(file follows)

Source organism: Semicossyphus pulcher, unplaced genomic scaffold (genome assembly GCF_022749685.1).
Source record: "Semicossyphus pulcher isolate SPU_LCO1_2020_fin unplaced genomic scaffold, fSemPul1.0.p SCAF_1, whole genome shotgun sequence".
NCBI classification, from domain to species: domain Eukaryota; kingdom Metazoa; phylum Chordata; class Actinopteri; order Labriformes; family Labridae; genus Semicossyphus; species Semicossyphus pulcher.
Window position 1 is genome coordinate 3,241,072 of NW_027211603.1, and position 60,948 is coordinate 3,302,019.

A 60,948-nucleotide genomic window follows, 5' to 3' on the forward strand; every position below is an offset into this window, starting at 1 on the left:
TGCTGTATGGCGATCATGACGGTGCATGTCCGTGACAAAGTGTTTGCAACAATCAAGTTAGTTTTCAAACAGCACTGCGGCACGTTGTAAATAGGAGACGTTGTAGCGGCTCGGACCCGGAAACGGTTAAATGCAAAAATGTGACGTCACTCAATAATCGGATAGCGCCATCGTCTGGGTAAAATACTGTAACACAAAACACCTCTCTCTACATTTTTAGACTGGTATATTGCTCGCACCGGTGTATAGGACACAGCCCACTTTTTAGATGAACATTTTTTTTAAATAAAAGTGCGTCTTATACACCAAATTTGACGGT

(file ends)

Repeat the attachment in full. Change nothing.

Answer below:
Source organism: Semicossyphus pulcher, unplaced genomic scaffold (genome assembly GCF_022749685.1).
Source record: "Semicossyphus pulcher isolate SPU_LCO1_2020_fin unplaced genomic scaffold, fSemPul1.0.p SCAF_1, whole genome shotgun sequence".
NCBI classification, from domain to species: domain Eukaryota; kingdom Metazoa; phylum Chordata; class Actinopteri; order Labriformes; family Labridae; genus Semicossyphus; species Semicossyphus pulcher.
Window position 1 is genome coordinate 3,241,072 of NW_027211603.1, and position 60,948 is coordinate 3,302,019.

A 60,948-nucleotide genomic window follows, 5' to 3' on the forward strand; every position below is an offset into this window, starting at 1 on the left:
TGCTGTATGGCGATCATGACGGTGCATGTCCGTGACAAAGTGTTTGCAACAATCAAGTTAGTTTTCAAACAGCACTGCGGCACGTTGTAAATAGGAGACGTTGTAGCGGCTCGGACCCGGAAACGGTTAAATGCAAAAATGTGACGTCACTCAATAATCGGATAGCGCCATCGTCTGGGTAAAATACTGTAACACAAAACACCTCTCTCTACATTTTTAGACTGGTATATTGCTCGCACCGGTGTATAGGACACAGCCCACTTTTTAGATGAACATTTTTTTTAAATAAAAGTGCGTCTTATACACCAAATTTGACGGT